Mitutoyo QV 3d Usage

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Mitutoyo QV 3d Usage

Post by skarabaeus »

Hello, I have an application I would like to record insects in 3D on APS-C and would use telecentric lenses. Is there anyone who can give me information about the quality of the Mitutoyo QV 1x, 2.5x and 5x lenses? Unfortunately, there is little information on the internet about these lenses. Is the quality comparable to the M-Plan Apo and do I have to pay special attention to step sizes ect. Would the nikon MM measuring lenses possibly be more suitable?
Thank you for your help and I hope the googel translation is understandable.

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Re: Mitutoyo QV 3d Usage

Post by Scarodactyl »

I have a qv 1x. When used on a 200mm tube lens there's no visual dofference between it and a mitutoyo 2x, though I haven't done a shootout yet.
Generally their reputation is of not being quite as good but still being quite good.

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Re: Mitutoyo QV 3d Usage

Post by Macro_Cosmos »

I have used 3 and owned 2.
QV-objectives require 100mm TLs, however Mit's metrology system has a dial for 100-600mm TLs. Of course, benefit of infinity corrected systems.

100mm TL, fullframe, the QVs aren't adequate. There's very heavy corner falloff. If somehow your TL has a large enough image circle, you won't get mechanical vignetting but the corners are still horrible. Large format 100mm TLs seem to work. I tested the 120mm Schneider Apo-digitar, results were good. Xenon-Sapphire 97mm yielded alright results too, in the centre of course, the corners are mush.

I recommend using a 200mm (and beyond!) TL for fullframe and APS-C.

QV 2.5x: It's not too bad, at 200mm, it's a 5x that's comparable to the 5x M Plans.
QV 2.5x HR (NA 0.21): Very good objective, at 200mm, it beats the 5x M Plans that aren't "high resolution".
QV 5x (NA 0.28): Very good objective, at 200mm, it's pretty much indistinguishable to a native 10x M Plan.

I don't think these QVs are Plan objectives, quite a lot of distortion, even with my ITL200. Maybe Mit's own little TLs for their measurescopes fix it, maybe it's because I'm using it on fullframe cameras. They are however apochromatic. I sold my 5x a while ago, never owned the non-HR 2.5x, just played with it a bit.

Some older posts here will lead you to believe that QVs are just reskinned M Plans, ie the QV 5x NA0.28 is a 10x M Plan NA0.28 but with "100mm" as the TL written on it. This is not true!!

Examples of 2.5x HR on a 200mm TL, making it 5x with an NA of 0.21.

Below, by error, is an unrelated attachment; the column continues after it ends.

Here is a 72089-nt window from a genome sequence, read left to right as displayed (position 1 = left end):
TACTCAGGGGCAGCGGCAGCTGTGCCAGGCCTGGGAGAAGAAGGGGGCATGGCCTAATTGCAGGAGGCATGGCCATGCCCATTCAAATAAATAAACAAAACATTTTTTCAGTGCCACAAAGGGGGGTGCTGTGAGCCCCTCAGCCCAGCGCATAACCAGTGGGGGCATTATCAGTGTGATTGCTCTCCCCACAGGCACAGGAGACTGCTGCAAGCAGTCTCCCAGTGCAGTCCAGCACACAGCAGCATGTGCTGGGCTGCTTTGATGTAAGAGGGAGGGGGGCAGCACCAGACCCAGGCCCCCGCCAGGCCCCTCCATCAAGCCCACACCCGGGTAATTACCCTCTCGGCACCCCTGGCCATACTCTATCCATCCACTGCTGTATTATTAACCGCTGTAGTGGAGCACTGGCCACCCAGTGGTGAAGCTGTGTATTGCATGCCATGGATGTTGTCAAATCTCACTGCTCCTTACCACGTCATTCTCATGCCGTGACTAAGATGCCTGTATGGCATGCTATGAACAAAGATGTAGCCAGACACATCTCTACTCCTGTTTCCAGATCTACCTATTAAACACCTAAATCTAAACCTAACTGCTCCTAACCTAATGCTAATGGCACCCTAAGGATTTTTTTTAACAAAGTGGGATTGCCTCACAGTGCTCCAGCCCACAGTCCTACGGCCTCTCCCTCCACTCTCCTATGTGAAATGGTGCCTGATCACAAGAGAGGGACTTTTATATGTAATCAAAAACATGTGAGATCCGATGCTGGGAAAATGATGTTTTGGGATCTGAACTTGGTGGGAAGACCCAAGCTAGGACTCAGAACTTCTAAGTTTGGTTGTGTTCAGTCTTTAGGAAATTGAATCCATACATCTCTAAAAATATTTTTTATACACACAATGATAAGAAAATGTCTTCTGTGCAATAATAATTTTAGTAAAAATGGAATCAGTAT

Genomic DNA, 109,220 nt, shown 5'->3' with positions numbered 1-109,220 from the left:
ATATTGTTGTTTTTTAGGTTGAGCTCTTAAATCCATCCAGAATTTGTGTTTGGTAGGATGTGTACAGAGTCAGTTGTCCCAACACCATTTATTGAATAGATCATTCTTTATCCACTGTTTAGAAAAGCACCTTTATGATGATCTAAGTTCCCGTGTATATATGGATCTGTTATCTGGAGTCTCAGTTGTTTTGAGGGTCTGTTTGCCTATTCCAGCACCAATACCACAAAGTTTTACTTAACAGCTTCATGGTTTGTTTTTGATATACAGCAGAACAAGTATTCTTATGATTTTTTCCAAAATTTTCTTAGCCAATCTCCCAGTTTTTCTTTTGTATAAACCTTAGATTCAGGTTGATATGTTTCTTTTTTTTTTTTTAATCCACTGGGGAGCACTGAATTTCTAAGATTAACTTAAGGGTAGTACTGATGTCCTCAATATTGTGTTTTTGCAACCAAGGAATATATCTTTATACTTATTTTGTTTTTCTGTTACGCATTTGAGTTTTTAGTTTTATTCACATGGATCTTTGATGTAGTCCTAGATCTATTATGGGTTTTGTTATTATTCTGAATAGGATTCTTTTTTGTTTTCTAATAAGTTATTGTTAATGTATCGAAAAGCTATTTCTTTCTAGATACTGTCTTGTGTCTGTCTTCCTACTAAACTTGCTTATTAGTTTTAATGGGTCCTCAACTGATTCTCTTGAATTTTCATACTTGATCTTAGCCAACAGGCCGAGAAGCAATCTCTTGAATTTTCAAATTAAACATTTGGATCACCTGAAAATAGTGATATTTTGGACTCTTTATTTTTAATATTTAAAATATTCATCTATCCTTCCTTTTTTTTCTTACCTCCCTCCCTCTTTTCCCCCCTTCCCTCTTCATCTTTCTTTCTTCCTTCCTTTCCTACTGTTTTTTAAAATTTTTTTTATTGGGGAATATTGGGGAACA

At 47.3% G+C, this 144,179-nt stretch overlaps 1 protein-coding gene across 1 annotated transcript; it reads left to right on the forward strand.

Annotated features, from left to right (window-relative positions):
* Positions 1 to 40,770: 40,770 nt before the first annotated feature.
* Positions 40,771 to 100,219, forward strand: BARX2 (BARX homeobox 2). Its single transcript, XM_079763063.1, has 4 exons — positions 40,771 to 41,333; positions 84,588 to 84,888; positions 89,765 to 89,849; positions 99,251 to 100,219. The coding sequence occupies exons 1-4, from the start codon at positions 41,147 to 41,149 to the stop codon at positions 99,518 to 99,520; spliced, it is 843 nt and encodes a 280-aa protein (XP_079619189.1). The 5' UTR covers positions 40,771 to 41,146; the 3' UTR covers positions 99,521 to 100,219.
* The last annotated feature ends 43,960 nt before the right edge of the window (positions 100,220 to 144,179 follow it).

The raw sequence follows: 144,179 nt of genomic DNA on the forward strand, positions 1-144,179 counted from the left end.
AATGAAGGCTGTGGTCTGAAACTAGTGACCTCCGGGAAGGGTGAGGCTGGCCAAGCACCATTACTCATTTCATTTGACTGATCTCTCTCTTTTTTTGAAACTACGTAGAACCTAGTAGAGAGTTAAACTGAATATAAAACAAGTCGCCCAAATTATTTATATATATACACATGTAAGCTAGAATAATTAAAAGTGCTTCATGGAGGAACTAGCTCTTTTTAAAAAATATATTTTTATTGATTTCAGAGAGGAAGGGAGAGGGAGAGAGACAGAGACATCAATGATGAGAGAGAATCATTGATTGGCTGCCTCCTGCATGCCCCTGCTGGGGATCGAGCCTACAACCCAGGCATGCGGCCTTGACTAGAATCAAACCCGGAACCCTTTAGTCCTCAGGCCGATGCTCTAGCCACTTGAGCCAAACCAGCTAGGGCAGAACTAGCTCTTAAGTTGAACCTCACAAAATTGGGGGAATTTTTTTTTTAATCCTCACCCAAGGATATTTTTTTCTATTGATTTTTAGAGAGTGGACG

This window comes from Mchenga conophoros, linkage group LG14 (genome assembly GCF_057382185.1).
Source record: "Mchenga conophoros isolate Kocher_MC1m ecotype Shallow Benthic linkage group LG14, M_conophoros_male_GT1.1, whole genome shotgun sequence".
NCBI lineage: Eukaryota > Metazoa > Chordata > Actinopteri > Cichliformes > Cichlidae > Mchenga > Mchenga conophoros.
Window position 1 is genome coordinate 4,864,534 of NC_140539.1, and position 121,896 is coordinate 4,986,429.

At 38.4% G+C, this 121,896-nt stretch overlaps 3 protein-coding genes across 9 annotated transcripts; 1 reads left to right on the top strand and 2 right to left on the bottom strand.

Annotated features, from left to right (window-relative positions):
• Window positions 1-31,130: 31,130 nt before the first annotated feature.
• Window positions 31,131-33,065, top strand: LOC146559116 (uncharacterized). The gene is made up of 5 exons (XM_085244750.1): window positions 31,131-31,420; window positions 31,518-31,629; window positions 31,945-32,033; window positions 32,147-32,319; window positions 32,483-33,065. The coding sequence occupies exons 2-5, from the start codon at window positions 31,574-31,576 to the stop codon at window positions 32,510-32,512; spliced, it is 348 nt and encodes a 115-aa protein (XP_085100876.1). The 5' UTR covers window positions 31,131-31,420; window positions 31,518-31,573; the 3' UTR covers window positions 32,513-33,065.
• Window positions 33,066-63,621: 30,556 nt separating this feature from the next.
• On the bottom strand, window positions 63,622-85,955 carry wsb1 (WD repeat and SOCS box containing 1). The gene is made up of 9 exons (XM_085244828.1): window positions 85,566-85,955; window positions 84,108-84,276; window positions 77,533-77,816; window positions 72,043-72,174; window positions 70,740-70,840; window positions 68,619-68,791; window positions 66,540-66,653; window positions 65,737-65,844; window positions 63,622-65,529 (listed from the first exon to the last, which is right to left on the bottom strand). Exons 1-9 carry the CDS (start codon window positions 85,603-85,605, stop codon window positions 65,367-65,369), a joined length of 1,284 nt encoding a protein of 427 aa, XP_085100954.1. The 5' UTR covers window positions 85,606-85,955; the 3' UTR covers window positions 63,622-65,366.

You can see how there's vignetting in the corners and how it's distorted. Surprisingly, even though the single frame exposures show a lot of smear, the stacks make it pretty sharp and clean.

Comparison between a 5x M Plan (Edmund Optics). I don't own the 5x mit anymore. The QV is clearly better.

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Re: Mitutoyo QV 3d Usage

Post by skarabaeus »

Thanks for your information. The lenses should do their job in an insect scanner. Is the telecentric effect affected by a longer tube lens?
I would like to create similar 3d models as the DISC3D does and construct a device myself.
The Telezentic is important that you can measure the insects

I am very impressed by this project idea, but the mechanical design and the optics used in this construction seem to me to be improved.
When it came to the lenses, I thought of the QV or the Nikon Measuring, you can think of other telezentic lenses that would be suitable.

Chris S.
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Re: Mitutoyo QV 3d Usage

Post by Chris S. »

That article is well-worth a look--particularly the supplemental document that goes into wonderful detail on the how and why of each element in the design and processing.
skarabaeus wrote:
Fri Oct 23, 2020 8:53 am
I thought of the QV or the Nikon Measuring, you can think of other telezentic lenses that would be suitable.
I know little of the QV lenses, but have tested and used several Nikon Measuring (aka "Nikon MM" or "Measurescope") objectives. The Nikons are pretty nice, and on APS-C can be used with considerably shorter extensions than nominal, for reduced magnification. Their working distance is so long as to seem like cheating. Their downsides are relatively low numerical aperture for their nominal magnification, and the fact that they are acromats, rather than apochromats. (No idea whether or not the QV lenses are also acromats--though in a brief scan of Mitutoyo's literature, the word "apo" did not jump out, so my quick guess would be that they are not apo's.)

Edmund Optics lists a number of telecentric lenses. However, most are specified for smaller sensors than APS-C

--Chris S.

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